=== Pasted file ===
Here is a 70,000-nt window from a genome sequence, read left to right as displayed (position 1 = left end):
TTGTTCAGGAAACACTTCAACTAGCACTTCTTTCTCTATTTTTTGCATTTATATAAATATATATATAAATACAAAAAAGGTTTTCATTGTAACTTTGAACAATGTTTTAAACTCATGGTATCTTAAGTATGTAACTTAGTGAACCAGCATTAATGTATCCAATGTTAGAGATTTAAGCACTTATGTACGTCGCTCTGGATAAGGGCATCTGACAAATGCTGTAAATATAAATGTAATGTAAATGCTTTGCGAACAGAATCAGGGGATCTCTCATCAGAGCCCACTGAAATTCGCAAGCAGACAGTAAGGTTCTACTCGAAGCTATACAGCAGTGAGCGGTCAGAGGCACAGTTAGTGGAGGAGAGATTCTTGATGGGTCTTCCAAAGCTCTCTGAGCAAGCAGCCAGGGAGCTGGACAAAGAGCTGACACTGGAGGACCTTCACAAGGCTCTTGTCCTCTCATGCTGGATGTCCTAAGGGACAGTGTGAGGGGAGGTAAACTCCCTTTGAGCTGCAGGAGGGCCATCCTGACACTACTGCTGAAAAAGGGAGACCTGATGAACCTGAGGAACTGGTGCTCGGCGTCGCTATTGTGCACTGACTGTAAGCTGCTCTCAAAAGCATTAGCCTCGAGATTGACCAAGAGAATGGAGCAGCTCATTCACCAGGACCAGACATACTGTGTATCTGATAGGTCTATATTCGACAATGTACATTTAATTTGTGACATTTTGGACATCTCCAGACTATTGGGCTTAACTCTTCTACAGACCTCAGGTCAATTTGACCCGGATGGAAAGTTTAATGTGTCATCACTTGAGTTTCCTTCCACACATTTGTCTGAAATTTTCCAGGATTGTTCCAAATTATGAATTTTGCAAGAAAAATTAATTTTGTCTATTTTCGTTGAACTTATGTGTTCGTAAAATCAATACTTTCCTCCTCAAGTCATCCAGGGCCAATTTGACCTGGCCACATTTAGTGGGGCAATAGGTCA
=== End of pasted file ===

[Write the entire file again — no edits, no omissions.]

Here is a 70,000-nt window from a genome sequence, read left to right as displayed (position 1 = left end):
TTGTTCAGGAAACACTTCAACTAGCACTTCTTTCTCTATTTTTTGCATTTATATAAATATATATATAAATACAAAAAAGGTTTTCATTGTAACTTTGAACAATGTTTTAAACTCATGGTATCTTAAGTATGTAACTTAGTGAACCAGCATTAATGTATCCAATGTTAGAGATTTAAGCACTTATGTACGTCGCTCTGGATAAGGGCATCTGACAAATGCTGTAAATATAAATGTAATGTAAATGCTTTGCGAACAGAATCAGGGGATCTCTCATCAGAGCCCACTGAAATTCGCAAGCAGACAGTAAGGTTCTACTCGAAGCTATACAGCAGTGAGCGGTCAGAGGCACAGTTAGTGGAGGAGAGATTCTTGATGGGTCTTCCAAAGCTCTCTGAGCAAGCAGCCAGGGAGCTGGACAAAGAGCTGACACTGGAGGACCTTCACAAGGCTCTTGTCCTCTCATGCTGGATGTCCTAAGGGACAGTGTGAGGGGAGGTAAACTCCCTTTGAGCTGCAGGAGGGCCATCCTGACACTACTGCTGAAAAAGGGAGACCTGATGAACCTGAGGAACTGGTGCTCGGCGTCGCTATTGTGCACTGACTGTAAGCTGCTCTCAAAAGCATTAGCCTCGAGATTGACCAAGAGAATGGAGCAGCTCATTCACCAGGACCAGACATACTGTGTATCTGATAGGTCTATATTCGACAATGTACATTTAATTTGTGACATTTTGGACATCTCCAGACTATTGGGCTTAACTCTTCTACAGACCTCAGGTCAATTTGACCCGGATGGAAAGTTTAATGTGTCATCACTTGAGTTTCCTTCCACACATTTGTCTGAAATTTTCCAGGATTGTTCCAAATTATGAATTTTGCAAGAAAAATTAATTTTGTCTATTTTCGTTGAACTTATGTGTTCGTAAAATCAATACTTTCCTCCTCAAGTCATCCAGGGCCAATTTGACCTGGCCACATTTAGTGGGGCAATAGGTCA